Wednesday, December 11, 2013

Telemarking & Tanking

Telemark skiing is intense with deep lunges and a sharp curve (thank you Wikipedia). It's a great metaphor for about half the meals taking place in the last 24 hours. I have seen Simon take more bites himself in a shorter amount time, with greater chewing and drinking skills, in the last day than ever before. It's truly wonder-full to sit with him and eat some food myself as he works his fork and spoon from plate to mouth. We've come so far in just a week and a half and the therapists keep telling me that his progress is so palpable and my work with him, "just amazing".  It feels good. It's important to remember that every single one of them has been doing this for years and has seen so many kids come through the program.

Those are the good moments.

Then, and unfortunately, the day ends with Simon and I doing dinner and then last snack on our own in the hospital room. Tonight ended with a dinner of less than five bites of food and a tantrum of epic proportions when he flat out refused anything for last snack, thereby losing his chance to go to the playroom for 30 minutes of play. We had four fucking bites of Frosted Mini Wheats left. Instead he had to ask over and over again if he could give me a check up complete with echocardiogram.


I fully admit I don't understand the 5-year old mind. Especially one with a history of medical trauma and pragmatic/expressive speech delays. I know that there has been so much done 'to' him in his short  but full life. Control is important. It is essential for my little man to feel it given how much has been wrested from him with blood draws and IVs, tubes and therapies, schedules and dr visits, not to mention surgeries and hospitalizations and of course being hooked up several times a day to a tube and pump administering food directly to his stomach. My heart gets all achey and breaky thinking about how much control has been taken away from this little being when just being a little being means that you struggle with the whole autonomy and dependence thing to begin with.  I've heard more than my fair share of typical 5 year olds shout "I do it myself!!!"

So here we are trying to get Simon to this place of independence but to do it, the walls have to close in tighter than they ever have before. We are doing this to open up his world. It's a little mind-fuck for me, so it's even more so for him. Except that he's not quite as cerebral as I am (and I'm not even that cerebral to start with).

So my questions is...why can't the little f**ker understand when I say "Simon, when you finish your Frosted Mini Wheats, then we can go to the playroom/watch a video/go to the radio station/whatever the fuck you've identified to me that you want to do after we're done with breakfast/lunch/dinner/snack".

We go round and round with:
"No! Never!"
"That's fine but then we won't go to the play room."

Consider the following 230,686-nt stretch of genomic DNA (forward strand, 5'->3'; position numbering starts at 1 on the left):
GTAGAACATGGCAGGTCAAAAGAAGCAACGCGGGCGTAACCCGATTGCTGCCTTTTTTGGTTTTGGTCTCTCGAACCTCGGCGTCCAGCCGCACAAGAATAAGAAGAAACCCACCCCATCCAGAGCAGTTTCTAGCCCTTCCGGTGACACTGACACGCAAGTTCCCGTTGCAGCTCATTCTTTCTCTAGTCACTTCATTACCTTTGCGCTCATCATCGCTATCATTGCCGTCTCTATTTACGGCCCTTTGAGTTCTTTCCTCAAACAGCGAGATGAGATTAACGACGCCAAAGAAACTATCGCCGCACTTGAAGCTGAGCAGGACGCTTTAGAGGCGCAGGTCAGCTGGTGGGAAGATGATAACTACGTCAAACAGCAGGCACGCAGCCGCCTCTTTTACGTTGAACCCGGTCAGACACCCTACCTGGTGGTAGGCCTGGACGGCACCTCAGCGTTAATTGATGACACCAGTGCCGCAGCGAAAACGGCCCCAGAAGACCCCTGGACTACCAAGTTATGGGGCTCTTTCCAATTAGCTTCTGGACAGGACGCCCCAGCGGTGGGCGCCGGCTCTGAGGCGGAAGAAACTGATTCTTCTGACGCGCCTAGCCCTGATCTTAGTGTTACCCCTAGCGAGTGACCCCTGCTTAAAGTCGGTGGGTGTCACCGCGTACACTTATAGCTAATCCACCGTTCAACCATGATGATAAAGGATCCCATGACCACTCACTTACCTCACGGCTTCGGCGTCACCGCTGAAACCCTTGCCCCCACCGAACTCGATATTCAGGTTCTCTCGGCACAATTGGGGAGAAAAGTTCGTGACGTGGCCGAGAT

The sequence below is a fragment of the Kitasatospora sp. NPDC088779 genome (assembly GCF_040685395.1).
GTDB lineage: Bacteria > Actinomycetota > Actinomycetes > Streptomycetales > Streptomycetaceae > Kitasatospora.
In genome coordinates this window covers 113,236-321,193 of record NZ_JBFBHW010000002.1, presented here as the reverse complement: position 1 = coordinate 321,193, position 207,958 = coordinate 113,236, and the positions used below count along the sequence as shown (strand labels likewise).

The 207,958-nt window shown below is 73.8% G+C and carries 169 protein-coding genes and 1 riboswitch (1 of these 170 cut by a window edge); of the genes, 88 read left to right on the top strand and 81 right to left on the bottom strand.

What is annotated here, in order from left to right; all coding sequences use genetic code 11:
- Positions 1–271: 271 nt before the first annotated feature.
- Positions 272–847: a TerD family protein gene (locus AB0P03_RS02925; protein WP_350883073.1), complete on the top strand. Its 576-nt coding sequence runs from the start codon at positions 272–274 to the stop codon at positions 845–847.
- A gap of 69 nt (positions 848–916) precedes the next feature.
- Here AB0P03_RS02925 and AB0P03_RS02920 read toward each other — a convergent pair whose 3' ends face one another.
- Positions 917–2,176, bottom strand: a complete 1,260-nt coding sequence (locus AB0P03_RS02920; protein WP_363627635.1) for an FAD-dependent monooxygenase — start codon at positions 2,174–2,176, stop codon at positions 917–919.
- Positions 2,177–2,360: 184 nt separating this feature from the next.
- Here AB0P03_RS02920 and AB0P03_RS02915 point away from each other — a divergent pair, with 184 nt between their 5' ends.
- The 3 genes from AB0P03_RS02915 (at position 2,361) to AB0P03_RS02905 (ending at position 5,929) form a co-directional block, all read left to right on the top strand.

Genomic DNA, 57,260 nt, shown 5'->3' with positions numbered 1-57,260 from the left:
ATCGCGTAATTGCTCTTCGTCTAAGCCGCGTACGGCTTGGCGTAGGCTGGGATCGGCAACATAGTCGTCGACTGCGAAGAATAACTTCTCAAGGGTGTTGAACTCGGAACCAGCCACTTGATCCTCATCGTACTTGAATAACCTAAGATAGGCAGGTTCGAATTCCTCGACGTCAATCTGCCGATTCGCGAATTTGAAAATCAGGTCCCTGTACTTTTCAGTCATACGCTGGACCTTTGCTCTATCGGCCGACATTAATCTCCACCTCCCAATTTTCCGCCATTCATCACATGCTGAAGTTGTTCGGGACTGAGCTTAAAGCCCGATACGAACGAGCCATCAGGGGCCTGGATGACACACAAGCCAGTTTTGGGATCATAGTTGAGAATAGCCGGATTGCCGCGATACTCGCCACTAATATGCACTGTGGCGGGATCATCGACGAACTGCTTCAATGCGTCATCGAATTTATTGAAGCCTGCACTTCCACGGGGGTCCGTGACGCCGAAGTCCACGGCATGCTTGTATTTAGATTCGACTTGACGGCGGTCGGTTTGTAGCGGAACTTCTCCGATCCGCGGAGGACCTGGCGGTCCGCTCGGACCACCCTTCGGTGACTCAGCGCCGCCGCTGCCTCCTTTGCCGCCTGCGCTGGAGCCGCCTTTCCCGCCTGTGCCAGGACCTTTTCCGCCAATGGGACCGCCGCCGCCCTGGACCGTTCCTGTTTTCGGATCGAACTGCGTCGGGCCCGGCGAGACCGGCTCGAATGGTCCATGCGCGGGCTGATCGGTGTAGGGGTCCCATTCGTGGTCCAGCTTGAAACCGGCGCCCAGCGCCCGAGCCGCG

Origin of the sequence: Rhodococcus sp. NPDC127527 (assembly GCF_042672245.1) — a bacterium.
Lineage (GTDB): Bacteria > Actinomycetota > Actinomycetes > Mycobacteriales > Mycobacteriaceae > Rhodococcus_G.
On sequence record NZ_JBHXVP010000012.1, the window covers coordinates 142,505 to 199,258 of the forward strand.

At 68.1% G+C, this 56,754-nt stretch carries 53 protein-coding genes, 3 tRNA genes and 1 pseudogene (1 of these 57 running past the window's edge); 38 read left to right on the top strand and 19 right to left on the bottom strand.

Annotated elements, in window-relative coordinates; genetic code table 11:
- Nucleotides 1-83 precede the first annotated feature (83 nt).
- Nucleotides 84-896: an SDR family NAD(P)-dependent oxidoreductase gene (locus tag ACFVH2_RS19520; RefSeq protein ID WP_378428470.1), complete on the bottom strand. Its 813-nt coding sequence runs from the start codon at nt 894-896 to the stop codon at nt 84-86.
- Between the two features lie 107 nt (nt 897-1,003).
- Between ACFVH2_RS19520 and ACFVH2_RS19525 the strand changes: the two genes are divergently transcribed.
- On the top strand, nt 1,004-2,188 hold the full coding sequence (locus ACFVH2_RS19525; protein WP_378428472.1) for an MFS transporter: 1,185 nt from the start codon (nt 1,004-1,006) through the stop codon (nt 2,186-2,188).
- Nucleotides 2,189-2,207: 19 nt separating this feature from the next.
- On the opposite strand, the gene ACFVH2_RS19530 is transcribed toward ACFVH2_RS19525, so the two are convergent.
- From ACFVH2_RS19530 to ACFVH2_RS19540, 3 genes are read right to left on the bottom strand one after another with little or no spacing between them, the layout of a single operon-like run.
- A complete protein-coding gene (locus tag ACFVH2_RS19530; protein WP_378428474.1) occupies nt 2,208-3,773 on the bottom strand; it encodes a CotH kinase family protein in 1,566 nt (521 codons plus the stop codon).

"I want to go to the playroom!!!"
"Ok, that sounds great. We can go to the playroom as soon as you've finished your meh meh meh."
"I won't!"
...and repeat.

The team keeps telling me that it will sink it. He will get it.

But it's breaking my heart to watch the process. Simon will come out of this feeling more in control of his life and his world, but to watch him go through the process of understanding how to do that himself, to go through this transformation and become truly different than he's ever been, is heart breaking.

I know that most parents go through this at some point. Watching your child head off to college or move into their own place. Seeing them fall in love only to have it not work out and then realize that it wasn't right for a reason. Not getting that job, internship, award. Or even, have a few near fatal accidents and critically ill child and come through those moments with a greater appreciation for each breath this life affords.

Simon is five, not twenty-five. I would have liked one, if not two more decades, before having to watch him have to go through this. I think those two decades might better prepare him for the pain that often comes along with transformation. Maybe not...but c'mon, as the boy child of two mommies, he probably would have been pretty good at talking about his feelings and sharing. It's what we're known for.

Breakthrough can come at any time. I know I'm ready for it. I suspect that without having the words for it, the Little Man is too. (It's really hard to hear him talk in his sleep about being "so sad.")

Not to end on that note, Simon was given a superman cape today by Epic Eric, who runs the Turtle Talk program here as well as being a music therapist. After playing drums with him for a solid 45 minutes, Simon took off down the hall, arms raised, shouting,

 "I am the superhero for the whole world!"


1 comment:

Nate's Mom @ Nate is Great said...

I hear you on the not connecting one + one. Nate potty trained for nine months. We were told that he'd connect the exclusive reward to the potty. NO DICE. Now he's nearing five and we're still in diapers....we're about to start round 2 over the winter break.... xxoo